[ 4 ] However, after several days of terrible seasickness, the sea became calm again. The other sailors joked about the terror I had felt. The storm, they explained, had been very small compared to others they had experienced. By the next day, the storm had stopped completely and my promises about returning to Hull faded away. I began enjoying life at sea, watching the sun set and rise over the water, and once thought, with joy in my heart, that it was the most beautiful sight I had ever seen.
[ 5 ] Within a few more days, however, the wind began blowing strongly once again, and a truly violent storm began. Again I prayed to God to allow me to change my mind and return home. The storm caused panic and destruction on the boat, and the sailors fired their guns as a signal of trouble. Never having heard guns before, I fainted on the deck and was kicked aside by my mates. When I awoke, I saw everyone jumping off the ship into a smaller boat. Seeing that it was my only way of surviving, I quickly did the same and we sailed away safely. I watched over my shoulder as the ship, which we had left only moments earlier, sank to the bottom of the ocean.
[ 6 ] We arrived at Yarmouth, on the eastern coast of England, and the authorities gave us comfortable accommodation. At this point I had to decide whether or not to continue to London, or return to Hull. My friend was quick to point out that what had happened on my first voyage was a clear sign that the sea life was not for me. This made me very angry and so I made my decision to travel to London by land. I was too ashamed to go home and would certainly be laughed at by my friends and colleagues.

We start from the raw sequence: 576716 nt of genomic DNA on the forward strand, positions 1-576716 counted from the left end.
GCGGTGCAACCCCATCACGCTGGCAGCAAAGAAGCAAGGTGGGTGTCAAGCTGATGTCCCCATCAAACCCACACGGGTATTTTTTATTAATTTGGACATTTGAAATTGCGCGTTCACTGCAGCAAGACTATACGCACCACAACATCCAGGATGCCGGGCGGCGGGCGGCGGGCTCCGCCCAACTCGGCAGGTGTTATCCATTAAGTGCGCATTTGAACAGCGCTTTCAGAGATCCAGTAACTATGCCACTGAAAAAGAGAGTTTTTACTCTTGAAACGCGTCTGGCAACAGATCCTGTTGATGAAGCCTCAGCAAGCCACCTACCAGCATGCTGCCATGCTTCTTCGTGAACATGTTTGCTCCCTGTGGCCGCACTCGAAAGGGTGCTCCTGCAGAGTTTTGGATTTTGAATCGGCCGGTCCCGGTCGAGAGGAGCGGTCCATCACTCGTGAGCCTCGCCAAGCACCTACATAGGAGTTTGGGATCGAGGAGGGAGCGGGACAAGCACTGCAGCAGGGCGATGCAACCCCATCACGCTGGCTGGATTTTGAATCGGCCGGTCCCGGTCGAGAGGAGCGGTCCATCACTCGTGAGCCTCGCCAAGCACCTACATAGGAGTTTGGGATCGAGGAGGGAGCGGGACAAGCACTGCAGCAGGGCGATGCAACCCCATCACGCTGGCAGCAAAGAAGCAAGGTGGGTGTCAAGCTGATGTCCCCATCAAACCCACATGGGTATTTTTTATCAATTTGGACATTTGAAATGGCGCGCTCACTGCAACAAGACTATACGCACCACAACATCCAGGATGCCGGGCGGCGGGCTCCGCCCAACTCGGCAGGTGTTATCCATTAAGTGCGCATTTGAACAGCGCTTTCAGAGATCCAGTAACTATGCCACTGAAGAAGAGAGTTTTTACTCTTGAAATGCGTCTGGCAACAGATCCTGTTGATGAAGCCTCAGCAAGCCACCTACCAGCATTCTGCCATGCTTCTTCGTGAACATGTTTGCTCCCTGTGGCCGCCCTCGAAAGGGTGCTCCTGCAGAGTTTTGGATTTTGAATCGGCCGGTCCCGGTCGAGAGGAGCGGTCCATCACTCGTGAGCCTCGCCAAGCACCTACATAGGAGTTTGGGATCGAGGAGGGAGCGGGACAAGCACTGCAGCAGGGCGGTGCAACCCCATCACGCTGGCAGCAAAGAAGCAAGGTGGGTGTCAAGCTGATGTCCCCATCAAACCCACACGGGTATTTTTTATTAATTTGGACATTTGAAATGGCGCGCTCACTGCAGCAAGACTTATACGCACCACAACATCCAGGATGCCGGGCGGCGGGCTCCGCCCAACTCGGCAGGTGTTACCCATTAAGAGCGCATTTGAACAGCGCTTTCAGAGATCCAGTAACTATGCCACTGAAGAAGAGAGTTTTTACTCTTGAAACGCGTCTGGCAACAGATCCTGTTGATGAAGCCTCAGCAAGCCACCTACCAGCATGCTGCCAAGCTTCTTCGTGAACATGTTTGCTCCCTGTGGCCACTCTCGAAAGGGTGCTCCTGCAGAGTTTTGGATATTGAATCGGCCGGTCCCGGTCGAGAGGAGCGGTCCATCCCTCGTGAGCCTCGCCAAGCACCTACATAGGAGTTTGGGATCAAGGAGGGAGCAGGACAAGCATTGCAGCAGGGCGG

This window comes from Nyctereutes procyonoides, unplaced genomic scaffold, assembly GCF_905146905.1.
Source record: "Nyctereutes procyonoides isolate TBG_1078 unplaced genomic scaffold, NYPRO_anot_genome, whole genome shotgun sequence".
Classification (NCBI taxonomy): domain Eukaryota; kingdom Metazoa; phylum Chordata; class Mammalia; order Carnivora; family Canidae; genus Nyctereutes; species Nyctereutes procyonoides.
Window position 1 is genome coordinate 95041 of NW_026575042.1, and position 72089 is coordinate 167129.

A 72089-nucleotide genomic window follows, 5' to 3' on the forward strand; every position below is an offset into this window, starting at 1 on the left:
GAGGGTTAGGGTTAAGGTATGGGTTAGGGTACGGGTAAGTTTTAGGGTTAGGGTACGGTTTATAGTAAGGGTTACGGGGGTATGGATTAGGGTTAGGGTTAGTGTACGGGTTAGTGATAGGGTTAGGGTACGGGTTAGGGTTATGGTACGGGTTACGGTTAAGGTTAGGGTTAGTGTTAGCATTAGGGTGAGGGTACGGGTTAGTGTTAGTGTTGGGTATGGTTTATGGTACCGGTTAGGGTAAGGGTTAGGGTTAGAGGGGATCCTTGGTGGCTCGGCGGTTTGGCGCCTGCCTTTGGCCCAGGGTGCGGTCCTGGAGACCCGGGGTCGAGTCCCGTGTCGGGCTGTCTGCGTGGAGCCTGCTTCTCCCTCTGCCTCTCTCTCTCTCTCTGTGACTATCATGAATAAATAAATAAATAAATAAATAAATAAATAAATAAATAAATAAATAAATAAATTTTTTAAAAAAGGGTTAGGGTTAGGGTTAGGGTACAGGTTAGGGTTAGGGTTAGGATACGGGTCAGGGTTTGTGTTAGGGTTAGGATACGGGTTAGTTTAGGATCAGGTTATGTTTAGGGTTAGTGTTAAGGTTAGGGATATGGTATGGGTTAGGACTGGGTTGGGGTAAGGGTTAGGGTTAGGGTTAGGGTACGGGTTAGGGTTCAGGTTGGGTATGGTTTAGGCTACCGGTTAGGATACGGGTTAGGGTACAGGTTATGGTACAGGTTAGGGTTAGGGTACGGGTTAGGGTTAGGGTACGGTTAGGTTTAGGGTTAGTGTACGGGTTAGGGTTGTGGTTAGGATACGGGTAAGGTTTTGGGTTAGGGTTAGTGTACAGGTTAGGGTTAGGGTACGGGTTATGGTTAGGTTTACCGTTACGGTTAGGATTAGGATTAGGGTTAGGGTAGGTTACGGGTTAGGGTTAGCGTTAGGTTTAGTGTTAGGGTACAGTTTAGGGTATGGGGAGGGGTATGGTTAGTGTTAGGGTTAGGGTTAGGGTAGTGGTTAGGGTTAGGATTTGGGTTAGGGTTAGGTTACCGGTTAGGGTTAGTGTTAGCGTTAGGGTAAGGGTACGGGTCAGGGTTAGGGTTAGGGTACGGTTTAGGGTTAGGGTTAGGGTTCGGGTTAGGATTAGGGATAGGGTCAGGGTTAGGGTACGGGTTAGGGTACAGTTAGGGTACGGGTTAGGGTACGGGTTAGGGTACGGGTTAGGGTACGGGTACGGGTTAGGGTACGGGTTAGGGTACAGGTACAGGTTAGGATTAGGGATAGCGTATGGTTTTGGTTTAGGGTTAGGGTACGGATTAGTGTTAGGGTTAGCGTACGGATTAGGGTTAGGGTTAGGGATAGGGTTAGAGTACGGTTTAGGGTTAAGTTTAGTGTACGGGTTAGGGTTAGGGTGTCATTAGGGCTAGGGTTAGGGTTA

[ 7 ] I travelled to London on foot. When I arrived I decided to look for a voyage, and I had the good fortune of getting to know the captain of a ship sailing to Guinea, on the west coast of Africa. He invited me along and I accepted. The voyage, apart from the seasickness, went very well. I had bought many things in London that I was able to sell to the people of Guinea. This whole experience created within me, not only an addiction to travel, but also to doing business with the local people of this part of the world.
[ 8 ] Since non-Westerners did not value gold in the same way as Westerners did, we were able to receive much more gold for our goods than we would back home. I loved it, and after I returned to London, with a fortune beyond my dreams, I immediately wanted to sail out again. It was, however, with great sadness that whilst in Guinea, the captain caught a tropical disease, fell terribly ill and died. And so it was, under these sad circumstances, I decided to take his ship and continue the business in which I had had my first trading success.
[ 9 ] I decided to go on the same journey as I had been on with my friend the captain, and so I set sail once again, with a shipmate who had also been on the previous voyage to Africa. I was now captain of the ship and this turned out to be one of the unhappiest voyages I would ever make. I took only 100 pounds of my new-found wealth, leaving 200 pounds with the widow of the captain.
[ 10 ] On a course towards the Canary Islands, we were attacked by Turkish pirates. After a short battle, where many died by gunfire, we were taken prisoners into Sallee, a Moorish port. I was now to become the personal slave to the leader of those who took me prisoner. My new master made me do hard and boring work around his home. For the next two years I wanted to escape and the opportunity finally came when my master sent me, along with some Moorish boys, to catch some fish. In preparation I secretly stored some provisions and guns on the ship.
[ 11 ] We